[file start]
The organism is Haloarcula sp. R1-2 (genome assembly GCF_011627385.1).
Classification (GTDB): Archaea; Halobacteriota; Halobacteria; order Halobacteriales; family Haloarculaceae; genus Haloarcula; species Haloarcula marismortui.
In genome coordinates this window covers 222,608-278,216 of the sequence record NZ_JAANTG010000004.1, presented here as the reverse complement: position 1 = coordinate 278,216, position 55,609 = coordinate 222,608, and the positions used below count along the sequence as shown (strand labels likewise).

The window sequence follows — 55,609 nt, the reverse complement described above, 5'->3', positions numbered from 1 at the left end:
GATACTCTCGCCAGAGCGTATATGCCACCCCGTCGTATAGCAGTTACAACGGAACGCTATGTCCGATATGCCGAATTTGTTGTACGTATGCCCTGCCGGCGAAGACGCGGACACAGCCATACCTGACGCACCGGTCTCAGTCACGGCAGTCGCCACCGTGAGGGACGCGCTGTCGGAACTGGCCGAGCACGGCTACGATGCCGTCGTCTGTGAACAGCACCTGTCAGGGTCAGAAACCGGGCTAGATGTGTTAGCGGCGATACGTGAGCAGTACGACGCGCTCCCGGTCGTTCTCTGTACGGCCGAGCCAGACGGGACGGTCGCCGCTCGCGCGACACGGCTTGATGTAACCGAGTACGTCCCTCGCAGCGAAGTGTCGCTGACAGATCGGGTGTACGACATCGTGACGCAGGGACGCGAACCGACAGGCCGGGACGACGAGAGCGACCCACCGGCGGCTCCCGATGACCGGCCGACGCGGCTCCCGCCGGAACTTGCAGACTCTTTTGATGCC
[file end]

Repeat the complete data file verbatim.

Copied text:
The organism is Haloarcula sp. R1-2 (genome assembly GCF_011627385.1).
Classification (GTDB): Archaea; Halobacteriota; Halobacteria; order Halobacteriales; family Haloarculaceae; genus Haloarcula; species Haloarcula marismortui.
In genome coordinates this window covers 222,608-278,216 of the sequence record NZ_JAANTG010000004.1, presented here as the reverse complement: position 1 = coordinate 278,216, position 55,609 = coordinate 222,608, and the positions used below count along the sequence as shown (strand labels likewise).

The window sequence follows — 55,609 nt, the reverse complement described above, 5'->3', positions numbered from 1 at the left end:
GATACTCTCGCCAGAGCGTATATGCCACCCCGTCGTATAGCAGTTACAACGGAACGCTATGTCCGATATGCCGAATTTGTTGTACGTATGCCCTGCCGGCGAAGACGCGGACACAGCCATACCTGACGCACCGGTCTCAGTCACGGCAGTCGCCACCGTGAGGGACGCGCTGTCGGAACTGGCCGAGCACGGCTACGATGCCGTCGTCTGTGAACAGCACCTGTCAGGGTCAGAAACCGGGCTAGATGTGTTAGCGGCGATACGTGAGCAGTACGACGCGCTCCCGGTCGTTCTCTGTACGGCCGAGCCAGACGGGACGGTCGCCGCTCGCGCGACACGGCTTGATGTAACCGAGTACGTCCCTCGCAGCGAAGTGTCGCTGACAGATCGGGTGTACGACATCGTGACGCAGGGACGCGAACCGACAGGCCGGGACGACGAGAGCGACCCACCGGCGGCTCCCGATGACCGGCCGACGCGGCTCCCGCCGGAACTTGCAGACTCTTTTGATGCC